I think this presents a problem because to me, Felix had just about no value to his team. In fact, given DV's stats, a rotation of Felix, Cy Young, Koufax, Pedro, and Randy Johnson, all in their primes, would have 'propelled' this offense-allergic club to a spot in the wild card chase. The Mariners needed hitting and having Felix was like buying a nice new hot tub for your house before you went house shopping. Since Felix added little value to his team- it would have been impossible to, really- his selection as Cy Young would fail in the traditional meaning of the award.

So, is it time to redefine these things? Do we now say that these awards stand for the players who would have been the most valuable, team-independent? Do we add league-independent, ballpark-independent, weather-independent, too? At some point, we get to a place where we are just ignoring what happened on the scoreboard and it seems wrong to me. Luck is a factor, no doubt, and winning is all that counts at the end of the season. Have we gone too far with the whips and dips? To make a college football analogy, handing out awards like this seems more like a BCS line of thinking than a playoff line. I guess the question is, is that appropriate for baseball's award season?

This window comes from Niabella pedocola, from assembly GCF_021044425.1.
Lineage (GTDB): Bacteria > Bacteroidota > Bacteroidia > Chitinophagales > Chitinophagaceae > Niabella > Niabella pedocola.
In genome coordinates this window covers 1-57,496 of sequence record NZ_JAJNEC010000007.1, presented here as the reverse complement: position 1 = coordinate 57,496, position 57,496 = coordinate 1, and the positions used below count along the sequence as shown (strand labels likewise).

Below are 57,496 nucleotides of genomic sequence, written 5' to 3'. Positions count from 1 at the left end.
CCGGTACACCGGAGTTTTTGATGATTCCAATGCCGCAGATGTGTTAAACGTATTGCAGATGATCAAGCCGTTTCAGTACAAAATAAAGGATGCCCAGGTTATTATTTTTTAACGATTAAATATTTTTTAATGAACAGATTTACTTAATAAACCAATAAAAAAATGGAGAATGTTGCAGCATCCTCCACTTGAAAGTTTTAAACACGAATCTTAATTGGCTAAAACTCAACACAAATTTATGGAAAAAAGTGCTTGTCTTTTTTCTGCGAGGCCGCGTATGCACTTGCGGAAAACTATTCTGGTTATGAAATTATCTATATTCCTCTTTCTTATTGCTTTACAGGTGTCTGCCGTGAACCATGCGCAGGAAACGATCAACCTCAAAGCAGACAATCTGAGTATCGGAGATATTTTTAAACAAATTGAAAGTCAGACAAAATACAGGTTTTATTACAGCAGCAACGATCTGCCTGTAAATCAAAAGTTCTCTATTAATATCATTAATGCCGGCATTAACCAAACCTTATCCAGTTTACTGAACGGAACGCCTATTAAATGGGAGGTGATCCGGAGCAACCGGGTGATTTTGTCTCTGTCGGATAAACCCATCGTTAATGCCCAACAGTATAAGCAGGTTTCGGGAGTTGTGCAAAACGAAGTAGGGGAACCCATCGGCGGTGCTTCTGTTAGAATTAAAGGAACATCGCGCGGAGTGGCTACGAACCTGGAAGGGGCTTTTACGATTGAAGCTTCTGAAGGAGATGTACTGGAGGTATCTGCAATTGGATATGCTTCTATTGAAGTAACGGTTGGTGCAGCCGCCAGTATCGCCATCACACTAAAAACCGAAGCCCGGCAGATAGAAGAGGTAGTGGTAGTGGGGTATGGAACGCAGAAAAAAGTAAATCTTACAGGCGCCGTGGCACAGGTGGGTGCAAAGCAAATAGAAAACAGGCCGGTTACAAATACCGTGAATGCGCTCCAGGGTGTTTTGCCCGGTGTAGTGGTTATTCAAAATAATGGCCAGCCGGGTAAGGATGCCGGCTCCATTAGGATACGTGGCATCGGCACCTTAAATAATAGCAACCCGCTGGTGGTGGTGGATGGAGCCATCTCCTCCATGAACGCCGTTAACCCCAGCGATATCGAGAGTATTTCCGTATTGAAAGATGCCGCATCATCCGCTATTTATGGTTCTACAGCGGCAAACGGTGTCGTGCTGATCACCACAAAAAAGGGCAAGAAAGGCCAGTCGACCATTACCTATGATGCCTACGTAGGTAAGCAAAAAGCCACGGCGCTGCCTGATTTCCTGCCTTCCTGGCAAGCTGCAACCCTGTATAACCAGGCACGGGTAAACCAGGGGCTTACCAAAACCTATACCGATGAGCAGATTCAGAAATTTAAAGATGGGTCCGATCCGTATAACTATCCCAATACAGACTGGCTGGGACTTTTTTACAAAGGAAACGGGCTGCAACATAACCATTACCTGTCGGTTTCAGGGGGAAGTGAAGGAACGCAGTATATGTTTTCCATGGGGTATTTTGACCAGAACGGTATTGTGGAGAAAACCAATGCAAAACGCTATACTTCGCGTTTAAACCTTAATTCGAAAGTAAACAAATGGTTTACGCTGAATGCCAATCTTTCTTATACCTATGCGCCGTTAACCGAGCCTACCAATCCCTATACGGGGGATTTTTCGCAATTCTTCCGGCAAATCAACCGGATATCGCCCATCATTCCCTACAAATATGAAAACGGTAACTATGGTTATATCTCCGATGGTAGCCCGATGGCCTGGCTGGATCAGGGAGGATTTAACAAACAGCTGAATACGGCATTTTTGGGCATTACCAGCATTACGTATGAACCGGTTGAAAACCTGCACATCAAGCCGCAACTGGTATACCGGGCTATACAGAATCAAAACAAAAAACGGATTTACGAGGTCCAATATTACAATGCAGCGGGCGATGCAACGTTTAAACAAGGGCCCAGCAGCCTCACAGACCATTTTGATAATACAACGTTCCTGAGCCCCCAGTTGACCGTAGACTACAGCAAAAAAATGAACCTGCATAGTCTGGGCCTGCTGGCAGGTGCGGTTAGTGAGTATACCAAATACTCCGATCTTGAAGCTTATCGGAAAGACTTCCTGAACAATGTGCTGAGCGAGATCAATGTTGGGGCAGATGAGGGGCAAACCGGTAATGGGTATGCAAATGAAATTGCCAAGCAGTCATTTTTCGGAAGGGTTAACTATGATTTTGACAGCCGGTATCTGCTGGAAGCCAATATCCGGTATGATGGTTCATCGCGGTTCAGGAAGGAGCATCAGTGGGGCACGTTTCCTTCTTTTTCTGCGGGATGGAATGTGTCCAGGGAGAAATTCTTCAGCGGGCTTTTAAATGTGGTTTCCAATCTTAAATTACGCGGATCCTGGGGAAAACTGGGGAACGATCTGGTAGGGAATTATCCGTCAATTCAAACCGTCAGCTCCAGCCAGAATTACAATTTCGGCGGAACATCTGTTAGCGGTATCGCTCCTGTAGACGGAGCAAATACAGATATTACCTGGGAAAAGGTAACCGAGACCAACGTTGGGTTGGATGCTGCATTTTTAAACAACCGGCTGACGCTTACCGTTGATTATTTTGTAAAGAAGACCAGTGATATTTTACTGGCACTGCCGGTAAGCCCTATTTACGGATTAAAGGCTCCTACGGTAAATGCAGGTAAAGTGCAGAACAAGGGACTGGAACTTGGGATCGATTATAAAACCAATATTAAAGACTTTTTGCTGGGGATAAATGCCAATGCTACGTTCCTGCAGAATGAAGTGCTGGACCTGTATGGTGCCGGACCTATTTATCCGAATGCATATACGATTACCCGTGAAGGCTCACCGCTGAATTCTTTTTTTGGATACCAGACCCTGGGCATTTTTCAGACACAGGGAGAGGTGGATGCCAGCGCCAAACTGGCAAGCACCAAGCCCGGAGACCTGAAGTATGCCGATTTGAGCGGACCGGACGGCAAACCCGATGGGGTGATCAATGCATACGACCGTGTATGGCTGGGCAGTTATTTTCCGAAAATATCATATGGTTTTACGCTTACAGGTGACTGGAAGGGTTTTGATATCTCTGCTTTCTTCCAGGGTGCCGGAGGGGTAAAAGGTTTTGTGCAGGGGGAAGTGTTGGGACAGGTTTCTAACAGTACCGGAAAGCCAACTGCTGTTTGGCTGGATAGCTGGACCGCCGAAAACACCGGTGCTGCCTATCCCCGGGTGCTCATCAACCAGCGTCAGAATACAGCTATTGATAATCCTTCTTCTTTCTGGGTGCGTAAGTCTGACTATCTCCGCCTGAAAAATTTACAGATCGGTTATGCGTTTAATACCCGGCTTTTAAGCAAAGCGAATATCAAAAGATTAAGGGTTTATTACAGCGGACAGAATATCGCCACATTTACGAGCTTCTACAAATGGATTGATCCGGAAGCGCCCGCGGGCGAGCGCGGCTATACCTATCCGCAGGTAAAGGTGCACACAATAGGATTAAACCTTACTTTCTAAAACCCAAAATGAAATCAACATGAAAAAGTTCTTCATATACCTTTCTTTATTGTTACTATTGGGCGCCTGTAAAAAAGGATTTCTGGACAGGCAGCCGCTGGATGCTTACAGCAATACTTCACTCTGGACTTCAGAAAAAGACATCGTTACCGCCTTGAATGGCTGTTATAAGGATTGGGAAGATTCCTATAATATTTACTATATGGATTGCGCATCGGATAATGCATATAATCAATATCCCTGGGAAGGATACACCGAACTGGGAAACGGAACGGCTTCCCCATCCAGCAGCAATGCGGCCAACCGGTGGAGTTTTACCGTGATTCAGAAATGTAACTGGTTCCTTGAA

TimC said...

To simplify my entire post: Cy Young won 511 games. The award is named after Cy Young.

Ross Kaplan said...

I am a big sabremetrics hater and I will absolutely let that influence my opinion on Hernandez winning the Cy Young Award.

I despise how like RBI's, the wins stat has gone the way of the dodo. My bad for thinking that your job as a pitcher was to WIN THE GAME!!! I don't really care how good your WHIP, VORP or some other lame stat I have to reference a dictionary to figure out what it means, is.